Posted: January 9, 2014
I recently came across an old book on the craft of acting*, not because I’m thinking of auditioning in the near future (needless perhaps to say), but because I had been wondering about possible clues for the craft of focus group moderating. The book talks about both physical and psychological keys to effective acting:
Psychological qualities in acting:
(1) Understanding: Intelligence makes the actor perceive things properly and regulates the sensibilities.
(2) Sensibilities: Emotional awareness allows the actor to perform with feeling, and animates, enlivens, inspires the understanding.
(3) Spirit: Having a kind of fire and lively imagination (but not blustering) produces the living character in the actor.
Physical expression in acting:
It seems to me that effective focus group moderating requires the very same psychological qualities and physical expressions that are so important in acting.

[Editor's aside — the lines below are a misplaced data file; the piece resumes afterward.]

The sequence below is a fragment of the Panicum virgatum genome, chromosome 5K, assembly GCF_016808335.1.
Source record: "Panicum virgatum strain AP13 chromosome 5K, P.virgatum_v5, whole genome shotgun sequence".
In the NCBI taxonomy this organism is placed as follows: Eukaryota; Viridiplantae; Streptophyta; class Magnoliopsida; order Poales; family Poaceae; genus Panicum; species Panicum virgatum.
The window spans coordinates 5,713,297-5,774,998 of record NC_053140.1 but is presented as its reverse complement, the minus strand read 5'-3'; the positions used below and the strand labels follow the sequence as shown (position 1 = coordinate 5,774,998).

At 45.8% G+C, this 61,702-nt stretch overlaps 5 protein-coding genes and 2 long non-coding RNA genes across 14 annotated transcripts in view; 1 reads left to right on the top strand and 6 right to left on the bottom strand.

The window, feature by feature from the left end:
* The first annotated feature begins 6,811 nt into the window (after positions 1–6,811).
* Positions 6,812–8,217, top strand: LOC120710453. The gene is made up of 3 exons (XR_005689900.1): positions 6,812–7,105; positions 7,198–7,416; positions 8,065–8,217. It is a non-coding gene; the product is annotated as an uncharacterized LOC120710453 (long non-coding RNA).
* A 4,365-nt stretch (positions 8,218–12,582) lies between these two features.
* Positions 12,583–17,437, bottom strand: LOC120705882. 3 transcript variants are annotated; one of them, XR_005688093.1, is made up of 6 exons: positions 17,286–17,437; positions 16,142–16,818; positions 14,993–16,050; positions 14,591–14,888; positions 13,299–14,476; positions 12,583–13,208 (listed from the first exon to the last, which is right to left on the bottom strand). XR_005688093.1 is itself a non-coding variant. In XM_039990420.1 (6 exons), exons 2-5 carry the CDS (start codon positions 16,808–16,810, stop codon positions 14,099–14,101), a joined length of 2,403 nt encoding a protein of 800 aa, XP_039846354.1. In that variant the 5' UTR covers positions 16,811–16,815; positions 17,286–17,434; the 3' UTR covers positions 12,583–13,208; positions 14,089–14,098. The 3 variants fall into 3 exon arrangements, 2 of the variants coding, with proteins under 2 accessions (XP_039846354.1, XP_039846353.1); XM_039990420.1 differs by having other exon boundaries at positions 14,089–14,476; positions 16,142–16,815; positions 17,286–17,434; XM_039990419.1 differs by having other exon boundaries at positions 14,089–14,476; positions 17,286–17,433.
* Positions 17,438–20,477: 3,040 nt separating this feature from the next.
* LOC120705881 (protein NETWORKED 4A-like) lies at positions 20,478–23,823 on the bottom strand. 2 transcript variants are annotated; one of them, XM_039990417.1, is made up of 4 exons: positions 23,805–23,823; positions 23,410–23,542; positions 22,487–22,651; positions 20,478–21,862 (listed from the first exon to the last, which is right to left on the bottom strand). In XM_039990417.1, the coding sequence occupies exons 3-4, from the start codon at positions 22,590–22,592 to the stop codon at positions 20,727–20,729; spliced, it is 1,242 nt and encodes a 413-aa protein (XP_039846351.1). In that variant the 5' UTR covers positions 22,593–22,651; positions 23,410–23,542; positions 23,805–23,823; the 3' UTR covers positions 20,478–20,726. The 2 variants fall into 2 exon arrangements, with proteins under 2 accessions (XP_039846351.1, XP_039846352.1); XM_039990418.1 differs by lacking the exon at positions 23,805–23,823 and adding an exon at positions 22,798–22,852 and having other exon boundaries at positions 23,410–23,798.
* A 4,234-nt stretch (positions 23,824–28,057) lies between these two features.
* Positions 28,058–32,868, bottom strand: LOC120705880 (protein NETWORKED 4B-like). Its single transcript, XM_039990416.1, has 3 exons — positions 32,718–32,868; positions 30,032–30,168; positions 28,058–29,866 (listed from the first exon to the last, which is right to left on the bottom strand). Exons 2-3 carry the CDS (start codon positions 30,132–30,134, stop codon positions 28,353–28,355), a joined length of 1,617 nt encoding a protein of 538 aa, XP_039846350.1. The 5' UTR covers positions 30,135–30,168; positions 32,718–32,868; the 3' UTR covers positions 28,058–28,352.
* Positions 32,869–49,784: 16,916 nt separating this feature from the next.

Psychological qualities in moderating:
(1) Understanding: Intelligence makes the moderator perceive things properly and regulates the sensibilities.
(2) Sensibilities: Emotional awareness allows the moderator to perform with feeling, and animates, enlivens, inspires the understanding.
(3) Spirit: Having a kind of fire and lively imagination (but not blustering) produces the living embodiment of the moderator.
As moderators, our physical expression (how we use our bodies, our voice, and the way we look—how we dress, our facial expressions) acts in support of our psychological qualities to manage a group, to connect with participants, to elicit the insights needed.
Joseph Jefferson (famous 19th-century American actor) called the combination of understanding, sensibilities, and spirit, supported by physical expression in acting, as having a “warm heart and a cool mind.” The same goes for focus group moderating. The best moderators genuinely care about and enjoy their respondents (warm heart), and are at the same time relentlessly curious about what their respondents think, how they feel, and why they behave the way they do (cool mind).
Further (and finally), it’s no stretch to say that, like actors, moderators too have an audience—client observers and colleagues behind the glass and/or watching remotely—who count on us to educate, edify, and entertain.
*Acting: A Handbook of the Stanislavski Method, compiled by Toby Cole, Three Rivers Press, 1947